And as Roger stated there, all emotions lock attention and also, when we experience them, they make us more suggestible, which is why the Uncommon understanding of emotional states is that they’re actually naturally occurring hypnotic states.
Roger: So when our attention gets locked, we enter a hypnotic state, and that can be for a few seconds or it can be for some time. And we can see that hypnotic states are available to us all the time, especially when someone is focussed through emotion, pain, or deep relaxation.
Now we’re going to look at how we actually hypnotise and examine the phenomenally useful principle of utilisation.
Mark: An Uncommon hypnotist – which is what you’re going to be – is able to use whatever the subject brings to the situation. This is called the ‘utilisation principle’. So rather than always having to inflexibly work from preset inductions or – even worse – read a script to someone, we can creatively tailor our approach to the unique person in front of us.
For example, today I hypnotised a woman by re-evoking the experience of her learning to ride a bicycle, because she found the experience so positive. It was a tailored, personal, individual hypnotic induction.
So rather than always having set inductions, we can actually make a hypnotic induction out of anything, as long as it appeals to the person being hypnotised.
One of the easiest and most rapport-building ways to hypnotise is simply to re-evoke a positive experience that your client has had at some point that they’ve told you about. When you re-evoke an experience hypnotically through your imagination, your body will start to access the way it actually felt in the original time.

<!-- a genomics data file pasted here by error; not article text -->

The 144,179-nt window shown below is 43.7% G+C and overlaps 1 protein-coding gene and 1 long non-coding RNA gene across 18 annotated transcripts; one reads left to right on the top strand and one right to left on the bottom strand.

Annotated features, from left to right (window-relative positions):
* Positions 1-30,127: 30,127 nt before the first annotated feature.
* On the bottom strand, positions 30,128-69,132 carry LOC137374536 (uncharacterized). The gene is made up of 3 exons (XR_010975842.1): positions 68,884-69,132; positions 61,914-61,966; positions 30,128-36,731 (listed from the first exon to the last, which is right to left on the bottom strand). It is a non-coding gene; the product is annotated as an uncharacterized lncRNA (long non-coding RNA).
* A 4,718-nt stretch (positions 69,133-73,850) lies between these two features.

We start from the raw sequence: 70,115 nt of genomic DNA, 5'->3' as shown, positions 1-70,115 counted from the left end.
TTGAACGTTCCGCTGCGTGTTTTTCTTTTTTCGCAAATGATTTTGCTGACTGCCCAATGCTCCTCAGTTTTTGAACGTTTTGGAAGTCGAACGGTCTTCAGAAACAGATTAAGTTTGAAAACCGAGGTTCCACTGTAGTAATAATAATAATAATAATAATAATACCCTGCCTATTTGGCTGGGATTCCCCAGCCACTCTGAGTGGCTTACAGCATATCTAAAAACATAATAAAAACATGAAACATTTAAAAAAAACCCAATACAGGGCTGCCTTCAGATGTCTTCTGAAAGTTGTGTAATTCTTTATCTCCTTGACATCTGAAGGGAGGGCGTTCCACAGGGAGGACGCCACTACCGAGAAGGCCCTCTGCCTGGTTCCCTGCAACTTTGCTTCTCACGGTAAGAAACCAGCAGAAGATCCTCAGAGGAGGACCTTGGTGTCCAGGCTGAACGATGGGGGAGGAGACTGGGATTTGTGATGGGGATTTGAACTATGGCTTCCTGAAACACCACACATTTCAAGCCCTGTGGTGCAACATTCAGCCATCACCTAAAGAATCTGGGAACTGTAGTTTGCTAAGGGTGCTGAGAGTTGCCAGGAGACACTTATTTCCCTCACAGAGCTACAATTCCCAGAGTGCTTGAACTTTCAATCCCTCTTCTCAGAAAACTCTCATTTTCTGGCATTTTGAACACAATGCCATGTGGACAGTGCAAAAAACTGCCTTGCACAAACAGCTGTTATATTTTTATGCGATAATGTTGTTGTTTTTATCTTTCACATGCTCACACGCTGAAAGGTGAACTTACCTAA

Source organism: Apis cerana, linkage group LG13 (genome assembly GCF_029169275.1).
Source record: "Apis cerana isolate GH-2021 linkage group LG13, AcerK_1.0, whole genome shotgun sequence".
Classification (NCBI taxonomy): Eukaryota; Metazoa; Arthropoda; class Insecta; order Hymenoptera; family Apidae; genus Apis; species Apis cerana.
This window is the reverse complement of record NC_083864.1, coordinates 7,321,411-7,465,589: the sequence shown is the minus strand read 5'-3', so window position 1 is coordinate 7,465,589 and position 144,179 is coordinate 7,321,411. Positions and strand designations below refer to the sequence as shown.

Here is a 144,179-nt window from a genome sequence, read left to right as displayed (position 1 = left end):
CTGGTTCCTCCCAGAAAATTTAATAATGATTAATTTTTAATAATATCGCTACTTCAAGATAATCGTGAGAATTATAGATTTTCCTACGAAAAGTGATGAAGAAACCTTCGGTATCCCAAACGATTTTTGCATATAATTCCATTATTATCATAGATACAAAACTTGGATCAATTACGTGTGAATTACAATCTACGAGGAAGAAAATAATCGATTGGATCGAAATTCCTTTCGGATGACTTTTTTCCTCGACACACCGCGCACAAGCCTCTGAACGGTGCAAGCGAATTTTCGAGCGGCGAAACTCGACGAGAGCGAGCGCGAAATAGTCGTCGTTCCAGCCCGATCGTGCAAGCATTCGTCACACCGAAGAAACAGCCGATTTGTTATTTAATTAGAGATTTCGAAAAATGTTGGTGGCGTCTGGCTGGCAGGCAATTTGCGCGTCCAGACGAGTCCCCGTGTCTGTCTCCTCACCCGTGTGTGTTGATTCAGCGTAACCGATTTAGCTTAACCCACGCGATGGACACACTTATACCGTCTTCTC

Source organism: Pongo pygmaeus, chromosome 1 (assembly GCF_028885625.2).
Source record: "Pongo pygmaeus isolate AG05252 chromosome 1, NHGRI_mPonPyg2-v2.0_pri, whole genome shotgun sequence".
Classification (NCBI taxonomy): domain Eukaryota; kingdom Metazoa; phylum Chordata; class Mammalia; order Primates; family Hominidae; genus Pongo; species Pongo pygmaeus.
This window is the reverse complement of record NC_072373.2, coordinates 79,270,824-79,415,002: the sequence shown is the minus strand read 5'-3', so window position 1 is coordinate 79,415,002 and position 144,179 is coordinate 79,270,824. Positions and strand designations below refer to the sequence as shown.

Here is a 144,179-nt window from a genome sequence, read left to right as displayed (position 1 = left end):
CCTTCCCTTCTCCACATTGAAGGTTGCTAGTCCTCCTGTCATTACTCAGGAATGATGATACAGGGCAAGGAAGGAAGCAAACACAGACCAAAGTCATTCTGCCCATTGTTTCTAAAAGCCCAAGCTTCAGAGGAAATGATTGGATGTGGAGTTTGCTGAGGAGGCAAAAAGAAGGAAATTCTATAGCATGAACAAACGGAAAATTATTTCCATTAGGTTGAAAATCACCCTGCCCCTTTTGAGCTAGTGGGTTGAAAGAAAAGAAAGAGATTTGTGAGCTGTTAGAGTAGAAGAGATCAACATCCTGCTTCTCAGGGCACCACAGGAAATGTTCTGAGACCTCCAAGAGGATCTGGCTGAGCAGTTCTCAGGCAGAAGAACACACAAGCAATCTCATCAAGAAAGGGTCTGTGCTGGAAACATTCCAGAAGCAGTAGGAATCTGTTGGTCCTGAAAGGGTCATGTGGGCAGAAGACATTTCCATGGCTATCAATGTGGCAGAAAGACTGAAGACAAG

So if we look at it from perhaps a more negative perspective, if you recall a time that you felt very angry, your blood pressure will actually rise, even though you’re no longer in the original anger-inducing situation – and this actually is a hypnotic effect. And if someone strongly recalls in hypnosis being very relaxed on a warm beach, maybe the summer before, their skin temperature will rise (perhaps because it was a lovely warm day), their immune function will improve because it works better when they relax, and their body and mind will align itself back to that pleasant experience. So your body to some extent follows what your mind does, as far as hypnosis and imagination is concerned.
And because it’s an experience they had, then it will be easier for them to access. So we’re utilising their experience, we’re not trying to get them to experience something they may never have experienced before, which is what a lot of inductions try to get people to do.
So this principle of using whatever the subject enjoys or has enjoyed forms the basis of the first ‘free flow’ induction that you see on the DVD, [Disc 1, Section 3]. The important thing is that you’re flexible and adaptive, because these traits allow you to be much more effective as a hypnotherapist.
Roger: Okay. So now you can begin to see how these three things fit together:
- How the unconscious mind produces pattern matches
- How this connects to the REM state
- How we can utilise people’s individual experience to produce effective hypnotic experiences for them.
Now we’re going to move on to the specific ways in which you communicate to actually induce hypnosis…